Politics

Rand Paul: Plagiarism allegations the work of ‘hacks and haters’ [VIDEO]

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Jeff Poor
Media Reporter

Kentucky Republican Sen. Rand Paul dismissed allegations that he plagiarized from sources like the Associated Press and Wikipedia in his public statements, saying he couldn’t be expected to footnote his speeches.

“The footnote police have been dogging me for the last week,” Paul said on Sunday’s “This Week” on ABC. “And I will admit that. And I will admit that sometimes we haven’t footnoted things properly. In fact, I have given thousands of speeches and I don’t think I have ever footnoted any of those speeches. In the speech in question I quoted from ‘1984,’ ‘Gattaca,’ ‘My Left Foot,’ Michelangelo, Einstein, and Ray Bradbury, among maybe a dozen others. And I attributed everything to them. But I didn’t get into secondary sources saying, I quoted Einstein as according to an AP story or as according to Wikipedia. So I think the spoken word shouldn’t be held to the same sort of standard that you have if you’re giving a scientific paper. I have written scientific papers. I know how to footnote things.”

“We have never footnoted speeches, and if that’s the standard I’m going to held to, yes, we will change and we’ll footnote things,” Paul continued. “Everything in that paper, if I presented it for an academic publication, would have had footnotes next to it. In some of the other things that are now going to pop up, under thousands of things I’ve written — yeah, there are times when it’s been sloppy or not correct and we made an error. But the difference is, I take it as an insult, and I will not lie down and say people can call me dishonest, misleading or misrepresenting. I have never intentionally done so. But I say, if dueling were legal in Kentucky — if they keep it up, you know, it would be a duel challenge. But I won’t do that because I can’t hold office in Kentucky.”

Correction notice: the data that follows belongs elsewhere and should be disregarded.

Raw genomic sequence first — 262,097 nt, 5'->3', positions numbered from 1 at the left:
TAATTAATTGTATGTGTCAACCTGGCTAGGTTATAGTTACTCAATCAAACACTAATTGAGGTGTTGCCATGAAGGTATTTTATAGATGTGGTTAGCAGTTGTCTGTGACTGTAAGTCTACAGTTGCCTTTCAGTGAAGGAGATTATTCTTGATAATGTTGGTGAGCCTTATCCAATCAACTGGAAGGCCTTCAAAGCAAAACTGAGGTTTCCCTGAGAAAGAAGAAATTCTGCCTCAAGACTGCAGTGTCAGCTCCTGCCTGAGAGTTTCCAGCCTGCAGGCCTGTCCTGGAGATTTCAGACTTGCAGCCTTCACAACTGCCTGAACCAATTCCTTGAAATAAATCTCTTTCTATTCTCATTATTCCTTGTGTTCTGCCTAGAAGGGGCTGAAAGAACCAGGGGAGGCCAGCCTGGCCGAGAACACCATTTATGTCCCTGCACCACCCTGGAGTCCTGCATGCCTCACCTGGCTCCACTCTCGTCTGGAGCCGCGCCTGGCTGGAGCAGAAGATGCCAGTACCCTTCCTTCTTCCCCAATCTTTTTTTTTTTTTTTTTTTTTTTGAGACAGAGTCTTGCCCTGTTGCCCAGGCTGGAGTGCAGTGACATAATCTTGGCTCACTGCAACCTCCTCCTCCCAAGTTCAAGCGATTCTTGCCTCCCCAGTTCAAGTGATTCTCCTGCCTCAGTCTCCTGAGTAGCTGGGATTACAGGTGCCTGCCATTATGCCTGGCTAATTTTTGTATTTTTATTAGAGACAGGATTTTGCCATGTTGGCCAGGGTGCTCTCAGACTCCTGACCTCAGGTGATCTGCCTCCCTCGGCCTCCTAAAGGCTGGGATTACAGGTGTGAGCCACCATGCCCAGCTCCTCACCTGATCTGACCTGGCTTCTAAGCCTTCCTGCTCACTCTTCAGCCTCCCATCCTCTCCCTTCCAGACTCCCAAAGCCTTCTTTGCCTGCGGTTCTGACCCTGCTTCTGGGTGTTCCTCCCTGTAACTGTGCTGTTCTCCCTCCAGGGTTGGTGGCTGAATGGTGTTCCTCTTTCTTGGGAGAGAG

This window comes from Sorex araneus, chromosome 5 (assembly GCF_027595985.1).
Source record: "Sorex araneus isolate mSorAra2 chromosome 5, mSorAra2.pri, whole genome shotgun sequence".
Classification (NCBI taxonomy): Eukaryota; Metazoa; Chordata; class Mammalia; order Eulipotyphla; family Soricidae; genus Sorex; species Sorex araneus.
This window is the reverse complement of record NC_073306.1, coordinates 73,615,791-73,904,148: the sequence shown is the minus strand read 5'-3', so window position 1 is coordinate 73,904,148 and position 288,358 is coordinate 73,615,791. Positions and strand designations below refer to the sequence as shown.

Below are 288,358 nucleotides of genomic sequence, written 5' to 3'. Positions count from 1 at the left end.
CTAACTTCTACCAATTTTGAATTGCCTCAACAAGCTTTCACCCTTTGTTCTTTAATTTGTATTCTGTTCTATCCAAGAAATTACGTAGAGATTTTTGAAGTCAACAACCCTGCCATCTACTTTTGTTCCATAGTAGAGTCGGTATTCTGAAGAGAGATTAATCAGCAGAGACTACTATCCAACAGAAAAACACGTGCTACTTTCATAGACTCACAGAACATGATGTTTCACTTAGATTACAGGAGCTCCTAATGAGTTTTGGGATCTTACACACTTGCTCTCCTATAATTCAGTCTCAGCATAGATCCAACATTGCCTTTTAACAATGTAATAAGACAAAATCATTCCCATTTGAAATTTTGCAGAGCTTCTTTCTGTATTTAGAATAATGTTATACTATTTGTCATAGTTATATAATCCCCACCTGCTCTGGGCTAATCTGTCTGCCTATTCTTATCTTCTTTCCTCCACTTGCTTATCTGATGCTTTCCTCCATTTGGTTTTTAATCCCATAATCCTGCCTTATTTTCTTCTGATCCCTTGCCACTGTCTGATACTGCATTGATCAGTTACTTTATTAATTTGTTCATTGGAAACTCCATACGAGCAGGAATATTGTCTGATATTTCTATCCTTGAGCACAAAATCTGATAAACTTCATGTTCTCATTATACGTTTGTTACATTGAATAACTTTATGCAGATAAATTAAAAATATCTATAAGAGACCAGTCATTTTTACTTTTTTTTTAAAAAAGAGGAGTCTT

Host George Stephanopoulos asked Paul how he intended to rebut the allegations, to which Paul said he’ll try to attribute things accurately.

“We’re going to have to footnote things,” he replied. “Like I say — but here’s the problem, George, 98 percent of my speeches are extemporaneous. I spoke for 13 hours on the floor, extemporaneous. And so, it’s a little bit hard to footnote things accurately. And I’ll give you an example — I love the quote from Niles Ferguson, you know, referring to the president saying the deficit is declining and now Ferguson says, yeah, from super-enormous, to really, really gigantic. And I love the quote. But, is that enough? Do I have to say, as I heard or as I read on an AP story about Ferguson? Or as I heard when he was on with George Stephanopoulos? I mean, there’s sort of a certain degree when we’re going to say, is that nitpicking? Is referring to the person enough, or do I have to refer to the original source where I got the quote from a person? In an academic paper, even if you paraphrase something, don’t even use the same words, anything that is paraphrased has to be sourced. So, when I wrote scientific papers, I sometimes had statements with eight footnotes for one sentence. Is that what you want me to do for my speeches? If it’s required, I’ll do it. But I think I’m being unfairly targeted by a bunch of hacks and haters, and I’m just not going to put up with people casting aspersions on my character.”

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